Enoch Crombie served many years as Commander of Allen Post 67, G.A. R. and was one of the last Commanders. The Dodge Furniture Company made the wooden stand to mark his passing. The brass plaque reads, “In Memory of Comrade Enoch Crombie, G.A. R.”

A Wounded Hero Comes Home

Born in France in 1833, Julius F. Rabardy was one of over fifty craftsmen employed in Manchester’s thriving furniture-making industry when war broke out. At age 28, he joined the Union Army and soon saw action in the Civil War’s bloodiest battle.

Antietam Creek, Maryland, September 17th, 1862 – 70,000 Union troops under the command of General George McClellan attack the 40,000-man Army of Virginia led by General Robert E. Lee at Antietam. The carnage is dreadful: 11,729 Confederates killed or wounded; 11,657 Union dead or wounded, including Julius Rabardy, Private, 12 Regiment, Massachusetts Volunteers of Manchester. The following is from his diary.

“The air is full of explosions and the smell of brimstone; missiles of all kinds strike the trees, and dead branches fall among the wounded. I was shot through the right thigh. A poor fellow with an uplifted arm begs for water. The arm is shot off, and the man speaks no more. A Confederate lies in front of me with a horrible wound. It is Hell. I close my eyes. It is probably from blood loss, sick at the sight of such carnage. I became unconscious. When I recovered, all was quiet.”

Rabardy was found and taken to a field hospital, where his wounded leg was cut off. Approximately 60,000 surgeries, about three-quarters of all operations performed during the war, were amputations, often performed without anesthesia. A fellow casualty in the hospital recalls Rabardy as the amputee who “kept the whole tent full of wounded men cheerful with his cheerfulness, singing the Marseillaise and other patriotic songs”.

Julius Rabardy returned to Manchester a hero and quickly became one of the town’s most respected and successful citizens. He was appointed Postmaster, published Manchester’s first newspaper, the Beetle & Wedge, and built the Rabardy Block on Central Street. On the first floor, he ran a variety store and, on the second, established the town’s first telegraph office.

Following the war, Julius Rabardy operated the Town’s first telegraph office in his “Block”. Floyd’s store remained in business until December 24th, 2002, in the cellar of the same building to make candy balls. His grandson, Frank Floyd, operated a popular variety store and confectionery.

Left for Dead on the Field of Battle

Henry Lee Higginson, a Bostonian who summered in Manchester, joined the Union Army at age 27 after the fall of Fort Sumter in 1961. He was appointed an officer of an infantry regiment but was later assigned to the First Massachusetts Cavalry under the command of his lifelong friend Lt. Colonel Greely Curtis, another Boston/Manchester resident.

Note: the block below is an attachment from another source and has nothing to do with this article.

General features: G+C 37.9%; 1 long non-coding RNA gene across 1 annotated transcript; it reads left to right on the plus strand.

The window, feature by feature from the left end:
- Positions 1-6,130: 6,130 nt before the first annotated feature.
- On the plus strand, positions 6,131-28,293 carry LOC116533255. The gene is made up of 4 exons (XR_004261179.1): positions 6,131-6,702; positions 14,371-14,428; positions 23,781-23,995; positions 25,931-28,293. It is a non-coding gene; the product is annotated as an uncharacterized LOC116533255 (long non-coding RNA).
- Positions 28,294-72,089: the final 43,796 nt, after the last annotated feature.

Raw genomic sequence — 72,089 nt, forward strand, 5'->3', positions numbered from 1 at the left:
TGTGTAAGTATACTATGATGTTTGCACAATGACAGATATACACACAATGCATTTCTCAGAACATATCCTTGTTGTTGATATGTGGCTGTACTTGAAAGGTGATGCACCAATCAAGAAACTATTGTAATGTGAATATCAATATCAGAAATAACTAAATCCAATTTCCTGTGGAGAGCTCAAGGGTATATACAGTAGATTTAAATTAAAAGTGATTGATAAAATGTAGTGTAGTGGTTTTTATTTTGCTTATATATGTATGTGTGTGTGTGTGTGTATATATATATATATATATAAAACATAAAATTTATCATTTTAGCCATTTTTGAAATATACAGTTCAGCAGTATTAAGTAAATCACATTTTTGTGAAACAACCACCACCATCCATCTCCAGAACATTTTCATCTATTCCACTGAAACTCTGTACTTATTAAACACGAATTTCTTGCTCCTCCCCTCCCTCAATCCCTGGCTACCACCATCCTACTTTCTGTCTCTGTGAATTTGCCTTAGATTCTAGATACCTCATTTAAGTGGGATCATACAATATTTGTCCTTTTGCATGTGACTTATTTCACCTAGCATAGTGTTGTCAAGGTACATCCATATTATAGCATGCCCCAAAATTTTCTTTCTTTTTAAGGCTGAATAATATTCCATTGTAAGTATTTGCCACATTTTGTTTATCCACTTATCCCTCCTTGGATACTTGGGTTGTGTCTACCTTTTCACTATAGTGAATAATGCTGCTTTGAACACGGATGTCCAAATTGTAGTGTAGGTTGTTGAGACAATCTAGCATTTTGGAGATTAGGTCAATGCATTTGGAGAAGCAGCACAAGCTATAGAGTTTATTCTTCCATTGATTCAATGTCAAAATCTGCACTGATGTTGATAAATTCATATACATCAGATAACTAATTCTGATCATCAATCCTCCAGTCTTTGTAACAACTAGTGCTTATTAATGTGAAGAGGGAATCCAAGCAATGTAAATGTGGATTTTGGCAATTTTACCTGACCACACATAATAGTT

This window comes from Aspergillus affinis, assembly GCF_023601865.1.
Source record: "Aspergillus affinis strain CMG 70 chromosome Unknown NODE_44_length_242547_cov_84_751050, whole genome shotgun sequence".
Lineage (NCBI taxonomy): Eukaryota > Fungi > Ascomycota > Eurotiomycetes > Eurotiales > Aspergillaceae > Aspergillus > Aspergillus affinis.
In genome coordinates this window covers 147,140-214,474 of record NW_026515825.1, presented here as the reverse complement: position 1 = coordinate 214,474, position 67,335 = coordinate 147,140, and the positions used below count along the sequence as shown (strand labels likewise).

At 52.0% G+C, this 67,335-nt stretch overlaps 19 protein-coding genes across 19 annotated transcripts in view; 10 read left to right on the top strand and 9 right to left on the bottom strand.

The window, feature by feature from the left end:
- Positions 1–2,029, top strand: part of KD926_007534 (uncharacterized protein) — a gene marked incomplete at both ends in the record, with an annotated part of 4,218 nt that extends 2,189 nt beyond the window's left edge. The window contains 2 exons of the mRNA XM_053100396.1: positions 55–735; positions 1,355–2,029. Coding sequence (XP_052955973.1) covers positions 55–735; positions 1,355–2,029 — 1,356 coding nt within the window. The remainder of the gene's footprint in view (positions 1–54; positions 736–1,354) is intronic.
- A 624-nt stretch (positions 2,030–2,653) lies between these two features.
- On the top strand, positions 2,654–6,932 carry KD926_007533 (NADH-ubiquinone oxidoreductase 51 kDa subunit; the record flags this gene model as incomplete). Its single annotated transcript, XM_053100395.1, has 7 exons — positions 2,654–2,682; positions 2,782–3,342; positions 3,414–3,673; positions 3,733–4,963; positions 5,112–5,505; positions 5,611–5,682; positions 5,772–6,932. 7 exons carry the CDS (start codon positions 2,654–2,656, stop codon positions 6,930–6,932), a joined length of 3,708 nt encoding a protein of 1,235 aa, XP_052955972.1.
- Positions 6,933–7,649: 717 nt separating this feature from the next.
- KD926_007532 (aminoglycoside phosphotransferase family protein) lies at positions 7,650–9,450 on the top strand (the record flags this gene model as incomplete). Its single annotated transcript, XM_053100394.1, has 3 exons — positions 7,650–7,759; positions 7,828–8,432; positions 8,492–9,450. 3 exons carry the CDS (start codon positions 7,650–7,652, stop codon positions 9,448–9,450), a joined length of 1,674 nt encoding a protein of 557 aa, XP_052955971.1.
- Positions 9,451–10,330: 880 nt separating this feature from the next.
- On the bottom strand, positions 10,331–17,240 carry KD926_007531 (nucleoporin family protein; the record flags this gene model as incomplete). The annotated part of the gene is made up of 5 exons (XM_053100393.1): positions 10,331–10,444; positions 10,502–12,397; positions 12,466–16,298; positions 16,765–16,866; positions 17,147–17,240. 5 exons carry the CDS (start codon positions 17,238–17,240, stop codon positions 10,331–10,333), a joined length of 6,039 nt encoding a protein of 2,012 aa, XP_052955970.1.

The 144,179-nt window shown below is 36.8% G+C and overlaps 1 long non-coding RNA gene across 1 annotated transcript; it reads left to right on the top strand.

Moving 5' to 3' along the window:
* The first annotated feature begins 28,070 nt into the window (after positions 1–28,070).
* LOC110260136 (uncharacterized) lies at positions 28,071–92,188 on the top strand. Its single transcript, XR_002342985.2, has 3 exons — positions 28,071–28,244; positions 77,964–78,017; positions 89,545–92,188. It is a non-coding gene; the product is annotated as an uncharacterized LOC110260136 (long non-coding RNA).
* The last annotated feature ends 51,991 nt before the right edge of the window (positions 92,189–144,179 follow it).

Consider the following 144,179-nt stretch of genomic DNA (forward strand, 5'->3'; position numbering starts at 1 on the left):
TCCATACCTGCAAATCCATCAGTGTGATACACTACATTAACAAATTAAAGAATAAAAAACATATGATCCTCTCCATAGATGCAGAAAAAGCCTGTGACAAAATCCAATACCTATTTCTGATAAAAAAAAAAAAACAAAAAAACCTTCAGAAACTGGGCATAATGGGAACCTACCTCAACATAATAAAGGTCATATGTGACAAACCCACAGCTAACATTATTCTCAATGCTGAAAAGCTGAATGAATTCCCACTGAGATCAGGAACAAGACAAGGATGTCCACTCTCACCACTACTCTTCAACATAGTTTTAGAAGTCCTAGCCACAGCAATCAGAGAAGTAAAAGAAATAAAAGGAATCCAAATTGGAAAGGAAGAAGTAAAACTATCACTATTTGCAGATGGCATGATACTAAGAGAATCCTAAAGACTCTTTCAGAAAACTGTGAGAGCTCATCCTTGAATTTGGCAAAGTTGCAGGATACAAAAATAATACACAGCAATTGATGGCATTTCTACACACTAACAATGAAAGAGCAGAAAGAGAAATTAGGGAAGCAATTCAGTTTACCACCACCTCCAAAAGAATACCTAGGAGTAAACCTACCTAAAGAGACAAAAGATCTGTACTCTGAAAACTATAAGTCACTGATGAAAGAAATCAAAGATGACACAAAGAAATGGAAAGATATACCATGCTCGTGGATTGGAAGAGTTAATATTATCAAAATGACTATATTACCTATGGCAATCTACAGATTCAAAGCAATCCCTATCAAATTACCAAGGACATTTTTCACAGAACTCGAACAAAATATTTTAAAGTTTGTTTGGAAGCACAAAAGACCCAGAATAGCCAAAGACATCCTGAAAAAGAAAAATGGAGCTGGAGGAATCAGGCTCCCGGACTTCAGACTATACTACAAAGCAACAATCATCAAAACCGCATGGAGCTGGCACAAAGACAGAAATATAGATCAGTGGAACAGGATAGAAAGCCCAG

On June 17th, 1863, just a few weeks before the battle of Gettysburg, the First Massachusetts Cavalry was ambushed by two regiments of Confederates as they rode into the small village of Aldie, Virginia. In the thick of things was Major Henry Higginson.

“In striking a man opposite me who was using improper language, I was knocked from my horse and found myself in the road. Over me was standing a man who I had unhorsed and who struck at my head. He then proposed to take me prisoner, but I told him I should die in a few minutes, for I put my hand under and found a hole in my backbone.”

As the fighting waned, Higginson lay on the field close to death. Luckily, his friend Colonel Curtis found and transported him to a field hospital.

Higginson describes his wounds: “I had a pistol ball in the sacrum, a good slash across the cheek, a punch in the shoulder, which was of little account and a bad whack on the head.”

The next day Higginson began an arduous journey back to Boston, where Dr. Cabot could finally find and extract the bullet from the base of his spine. If he had not done so, Higginson would probably have been paralyzed from the waist down.


Many years after the war, Higginson was approached by a stranger at Boston’s University Club following the dedication of a statue of General Joseph Hooker at the State House. The gentleman was General Thomas Rosser, one of a delegation of former Confederate officers invited to the ceremony. Rosser approached Higginson and touched him gently on the shoulder.” I want to see how good a job I did on your face that day at Aldie”, he said with a smile. Higginson stood, shook the hand of the adversary who had slashed his cheek and left him for dead many years before. The two old veterans then fraternized until the wee hours of the morning.

IN 1862 existed, the training camp of the 38th Regiment, Massachusetts Volunteers. Four men from Manchester served with this unit: Andrew Crowell, Charles E. Gilson, Alfred S. Jewett and George H. Story. The following year the 38th was assigned to the Army of the Shenandoah under the command of General Philip Sheridan (see lithograph, far panel). On September 19th, 1863, the 38th was surprised by Jubal Early’s dawn attack at Cedar Creek, Virginia. The story was wounded, and Crowell was captured and spent the rest of the war as a P.O.W. Unlike most Manchester men taken prisoner, Crowell survived, although according to a fellow veteran, he had been “reduced to a skeleton”.